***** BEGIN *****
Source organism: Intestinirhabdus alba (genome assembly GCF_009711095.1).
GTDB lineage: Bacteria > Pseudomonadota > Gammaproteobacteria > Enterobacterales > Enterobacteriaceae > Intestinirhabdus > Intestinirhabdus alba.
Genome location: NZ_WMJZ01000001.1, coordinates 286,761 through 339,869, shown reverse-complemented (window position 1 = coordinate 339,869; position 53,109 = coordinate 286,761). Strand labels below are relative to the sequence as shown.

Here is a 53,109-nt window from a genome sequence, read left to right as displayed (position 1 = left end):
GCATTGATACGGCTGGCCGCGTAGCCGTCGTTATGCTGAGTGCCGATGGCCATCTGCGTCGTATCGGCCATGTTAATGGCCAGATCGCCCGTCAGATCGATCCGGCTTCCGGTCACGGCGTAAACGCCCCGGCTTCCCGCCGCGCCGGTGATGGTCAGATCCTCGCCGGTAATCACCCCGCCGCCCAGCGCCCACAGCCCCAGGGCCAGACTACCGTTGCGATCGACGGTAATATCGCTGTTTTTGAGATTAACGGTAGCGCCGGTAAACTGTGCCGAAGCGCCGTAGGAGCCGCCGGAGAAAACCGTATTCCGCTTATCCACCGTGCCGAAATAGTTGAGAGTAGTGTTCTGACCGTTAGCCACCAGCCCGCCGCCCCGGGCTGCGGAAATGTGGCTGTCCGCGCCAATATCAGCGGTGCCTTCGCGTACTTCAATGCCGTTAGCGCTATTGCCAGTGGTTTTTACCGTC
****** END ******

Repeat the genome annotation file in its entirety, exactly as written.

Source organism: Intestinirhabdus alba (genome assembly GCF_009711095.1).
GTDB lineage: Bacteria > Pseudomonadota > Gammaproteobacteria > Enterobacterales > Enterobacteriaceae > Intestinirhabdus > Intestinirhabdus alba.
Genome location: NZ_WMJZ01000001.1, coordinates 286,761 through 339,869, shown reverse-complemented (window position 1 = coordinate 339,869; position 53,109 = coordinate 286,761). Strand labels below are relative to the sequence as shown.

Here is a 53,109-nt window from a genome sequence, read left to right as displayed (position 1 = left end):
GCATTGATACGGCTGGCCGCGTAGCCGTCGTTATGCTGAGTGCCGATGGCCATCTGCGTCGTATCGGCCATGTTAATGGCCAGATCGCCCGTCAGATCGATCCGGCTTCCGGTCACGGCGTAAACGCCCCGGCTTCCCGCCGCGCCGGTGATGGTCAGATCCTCGCCGGTAATCACCCCGCCGCCCAGCGCCCACAGCCCCAGGGCCAGACTACCGTTGCGATCGACGGTAATATCGCTGTTTTTGAGATTAACGGTAGCGCCGGTAAACTGTGCCGAAGCGCCGTAGGAGCCGCCGGAGAAAACCGTATTCCGCTTATCCACCGTGCCGAAATAGTTGAGAGTAGTGTTCTGACCGTTAGCCACCAGCCCGCCGCCCCGGGCTGCGGAAATGTGGCTGTCCGCGCCAATATCAGCGGTGCCTTCGCGTACTTCAATGCCGTTAGCGCTATTGCCAGTGGTTTTTACCGTC